As Carroll mentioned, the Seahawks are facing a big challenge this week when they face the Cincinnati Bengals. While the Seahawks rank second in total defense, allowing 278.8 yards per game, the Bengals rank second in total offense at 422.0 yards per game. The Bengals are also fourth in scoring (30.3) and have been balanced, ranking seventh in rushing (128.0) and fourth in passing (294.0). And the Bengals are getting it done with big plays in particular, completing a league-best 20 passes of 20 or more yards, and five of 40 or more yards.
"For sure, it's going to be a great challenge," defensive coordinator Kris Richard said. "What they do best is what we emphasize. It's staying on top and eliminating explosive plays, and they're the most explosive offense in the NFL right now, so it'll certainly be a big challenge."
While the Bengals are thriving on big plays, the Seahawks have made stopping those plays one of the top priorities ever since Carroll took over. From cornerbacks staying on top of their receivers to Earl Thomas' ability to take away deep passes in the middle of the field to linebackers and safeties rallying to the ball to make tackles before a short pass can become a big play, everything the Seahawks teach focuses on eliminating big plays.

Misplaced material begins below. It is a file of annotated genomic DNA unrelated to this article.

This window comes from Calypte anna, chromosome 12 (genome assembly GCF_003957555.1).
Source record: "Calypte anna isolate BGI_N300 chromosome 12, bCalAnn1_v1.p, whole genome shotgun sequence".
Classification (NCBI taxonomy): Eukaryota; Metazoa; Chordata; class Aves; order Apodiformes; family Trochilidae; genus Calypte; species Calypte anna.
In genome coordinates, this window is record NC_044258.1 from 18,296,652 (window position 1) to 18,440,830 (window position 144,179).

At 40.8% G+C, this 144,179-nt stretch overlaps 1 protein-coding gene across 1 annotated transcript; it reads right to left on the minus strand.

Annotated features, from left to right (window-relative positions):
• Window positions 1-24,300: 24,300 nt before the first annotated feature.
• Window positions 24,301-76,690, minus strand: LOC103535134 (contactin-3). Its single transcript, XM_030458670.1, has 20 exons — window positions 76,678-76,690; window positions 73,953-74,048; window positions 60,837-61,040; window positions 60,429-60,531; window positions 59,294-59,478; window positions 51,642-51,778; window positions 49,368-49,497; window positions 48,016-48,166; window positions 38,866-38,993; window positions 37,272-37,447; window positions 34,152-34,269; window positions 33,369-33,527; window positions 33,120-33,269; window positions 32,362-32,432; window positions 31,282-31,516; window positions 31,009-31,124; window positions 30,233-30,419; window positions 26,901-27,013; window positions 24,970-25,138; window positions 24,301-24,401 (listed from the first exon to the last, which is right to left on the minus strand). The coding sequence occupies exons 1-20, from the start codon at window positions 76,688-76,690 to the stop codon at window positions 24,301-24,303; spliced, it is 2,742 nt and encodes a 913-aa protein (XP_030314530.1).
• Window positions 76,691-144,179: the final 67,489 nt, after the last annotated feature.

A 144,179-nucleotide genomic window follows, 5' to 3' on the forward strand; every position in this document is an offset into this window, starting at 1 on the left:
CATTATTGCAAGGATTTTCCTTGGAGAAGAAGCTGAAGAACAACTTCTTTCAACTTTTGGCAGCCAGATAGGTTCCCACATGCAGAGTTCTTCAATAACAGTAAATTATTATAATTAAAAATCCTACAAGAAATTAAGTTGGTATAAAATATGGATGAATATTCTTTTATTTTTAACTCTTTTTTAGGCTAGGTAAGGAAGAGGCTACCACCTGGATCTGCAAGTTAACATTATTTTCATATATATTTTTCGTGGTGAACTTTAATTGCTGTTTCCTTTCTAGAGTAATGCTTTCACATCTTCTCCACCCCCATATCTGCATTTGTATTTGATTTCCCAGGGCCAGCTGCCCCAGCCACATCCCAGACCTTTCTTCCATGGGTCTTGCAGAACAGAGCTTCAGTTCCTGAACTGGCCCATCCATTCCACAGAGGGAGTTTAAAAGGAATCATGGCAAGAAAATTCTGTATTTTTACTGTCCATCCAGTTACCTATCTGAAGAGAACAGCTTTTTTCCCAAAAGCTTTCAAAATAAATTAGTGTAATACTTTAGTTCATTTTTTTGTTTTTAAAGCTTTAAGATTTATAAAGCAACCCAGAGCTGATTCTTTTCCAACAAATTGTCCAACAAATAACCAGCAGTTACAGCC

"In our defensive scheme we are extraordinarily tied to that principal," Carroll said. "If you give up long touchdown plays, you're not a very good defense. It doesn't matter what you do, or how hard you hit or whatever. So it all begins there. That's the first aspect of playing defense, you can't give up easy plays. So it just begins there. How much do we speak about it and try to make sense of that? As much as we can and as much as need be, and we're very lucky and fortunate that our guys on the back end have really understood that. Earl has been a tremendous advocate of the philosophy, as has Richard (Sherman) and Kam, and Cary (Williams) is really tuned in."
Eliminating the big plays will be a tough challenge against the 4-0 Bengals, but if the Seahawks defense continues to roll, expect Wagner and company to do a lot more jumping around, high-fiving and having fun.